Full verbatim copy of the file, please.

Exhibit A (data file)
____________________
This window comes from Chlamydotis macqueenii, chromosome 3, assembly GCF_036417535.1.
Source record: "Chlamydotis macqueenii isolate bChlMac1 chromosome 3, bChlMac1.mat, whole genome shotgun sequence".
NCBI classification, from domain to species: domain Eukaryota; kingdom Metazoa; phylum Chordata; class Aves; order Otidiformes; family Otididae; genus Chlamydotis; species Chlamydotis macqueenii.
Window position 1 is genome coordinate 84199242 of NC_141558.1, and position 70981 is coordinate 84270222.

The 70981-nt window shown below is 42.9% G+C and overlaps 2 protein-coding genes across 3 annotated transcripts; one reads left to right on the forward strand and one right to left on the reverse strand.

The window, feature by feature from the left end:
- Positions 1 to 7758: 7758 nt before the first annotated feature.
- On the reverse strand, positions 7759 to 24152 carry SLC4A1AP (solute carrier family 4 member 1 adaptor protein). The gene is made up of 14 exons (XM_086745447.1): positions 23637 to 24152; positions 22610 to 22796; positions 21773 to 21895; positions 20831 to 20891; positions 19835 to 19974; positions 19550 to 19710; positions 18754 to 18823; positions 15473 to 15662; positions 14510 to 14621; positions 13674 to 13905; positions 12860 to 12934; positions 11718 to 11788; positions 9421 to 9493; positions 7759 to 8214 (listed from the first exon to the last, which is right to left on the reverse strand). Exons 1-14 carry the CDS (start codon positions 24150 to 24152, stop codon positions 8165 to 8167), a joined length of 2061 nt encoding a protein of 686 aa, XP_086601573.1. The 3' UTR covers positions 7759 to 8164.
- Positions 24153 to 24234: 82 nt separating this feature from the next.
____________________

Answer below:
This window comes from Chlamydotis macqueenii, chromosome 3, assembly GCF_036417535.1.
Source record: "Chlamydotis macqueenii isolate bChlMac1 chromosome 3, bChlMac1.mat, whole genome shotgun sequence".
NCBI classification, from domain to species: domain Eukaryota; kingdom Metazoa; phylum Chordata; class Aves; order Otidiformes; family Otididae; genus Chlamydotis; species Chlamydotis macqueenii.
Window position 1 is genome coordinate 84199242 of NC_141558.1, and position 70981 is coordinate 84270222.

The 70981-nt window shown below is 42.9% G+C and overlaps 2 protein-coding genes across 3 annotated transcripts; one reads left to right on the forward strand and one right to left on the reverse strand.

The window, feature by feature from the left end:
- Positions 1 to 7758: 7758 nt before the first annotated feature.
- On the reverse strand, positions 7759 to 24152 carry SLC4A1AP (solute carrier family 4 member 1 adaptor protein). The gene is made up of 14 exons (XM_086745447.1): positions 23637 to 24152; positions 22610 to 22796; positions 21773 to 21895; positions 20831 to 20891; positions 19835 to 19974; positions 19550 to 19710; positions 18754 to 18823; positions 15473 to 15662; positions 14510 to 14621; positions 13674 to 13905; positions 12860 to 12934; positions 11718 to 11788; positions 9421 to 9493; positions 7759 to 8214 (listed from the first exon to the last, which is right to left on the reverse strand). Exons 1-14 carry the CDS (start codon positions 24150 to 24152, stop codon positions 8165 to 8167), a joined length of 2061 nt encoding a protein of 686 aa, XP_086601573.1. The 3' UTR covers positions 7759 to 8164.
- Positions 24153 to 24234: 82 nt separating this feature from the next.